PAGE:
• Visa applications in the UK: some individuals with visa expiry dates between 24 January 2020 and 31 July 2020 will exceptionally be able to apply for long-term visas from within the UK if they are unable to return to their home country to apply due to travel restrictions. Long term visa applications normally need to be submitted from an individual's home country but in some cases, individuals will be able to exceptionally submit in the UK until 31 July 2020 provided they meet the relevant visa requirements and pay the UK visa application fee.

  • Right to work checks for new starters: Employers must normally check original documents in the presence of the new starter but this is proving challenging with most offices closed and many employees working from home. The Home Office has issued specific guidance to address this - Coronavirus (COVID-19): right to work checks. The updated guidance confirms that during these exceptional times, checks can be carried out over video call using clear scanned copies with the use of the online right to work checking service where possible (i.e. for individuals with biometric residence permits or EU nationals with settled or pre-settled status). Where scanned copies have been checked (rather than original documents) you should record the date of the check and mark the records retained as follows: "Adjusted check undertaken on [insert date] due to COVID-19". A retrospective check must then be undertaken within 8 weeks of the COVID-19 measures ending and you should mark the records as follows: “The individual’s contract commenced on [insert date]. The prescribed right to work check was undertaken on [insert date] due to COVID-19” and evidence of both checks must be retained on your records.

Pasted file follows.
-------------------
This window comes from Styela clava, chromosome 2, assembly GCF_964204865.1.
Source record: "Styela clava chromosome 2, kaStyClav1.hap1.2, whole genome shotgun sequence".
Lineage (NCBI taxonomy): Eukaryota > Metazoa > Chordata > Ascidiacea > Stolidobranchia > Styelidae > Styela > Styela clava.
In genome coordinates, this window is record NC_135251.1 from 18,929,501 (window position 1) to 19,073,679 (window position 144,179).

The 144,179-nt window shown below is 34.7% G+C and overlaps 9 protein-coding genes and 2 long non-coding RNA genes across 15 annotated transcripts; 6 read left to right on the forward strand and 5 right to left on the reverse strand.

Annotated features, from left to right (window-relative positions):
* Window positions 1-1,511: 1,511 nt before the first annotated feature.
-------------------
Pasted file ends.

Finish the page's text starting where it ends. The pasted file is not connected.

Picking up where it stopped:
• Sponsor compliance: Employers are required to report changes of circumstances and unauthorised absences, and keep records of authorised sickness absence, including sponsored employees who self-isolate. Helpfully, the UKVI have now confirmed that employers will not be required to report a change of job location for sponsored employees working remotely. The usual 4-week limit on unpaid absences is also being relaxed for absences due to the coronavirus outbreak.

  • Tier 2 workers and furlough: the Home Office have provided helpful guidance which, exceptionally, allows sponsored employees to be placed on furlough and have their salaries reduced to 80% or £2,500 per month (whichever is lower). Such reductions must be temporary and must be part of a company-wide policy to avoid redundancies in which all workers are treated the same. Employers will still need to report the reduction, specifying the reasons and the anticipated duration to the UKVI in each case.

We will continue to monitor developments and report on relevant updates from the UKVI on these issues. 

Please do get in touch with your usual contact if you would like to discuss.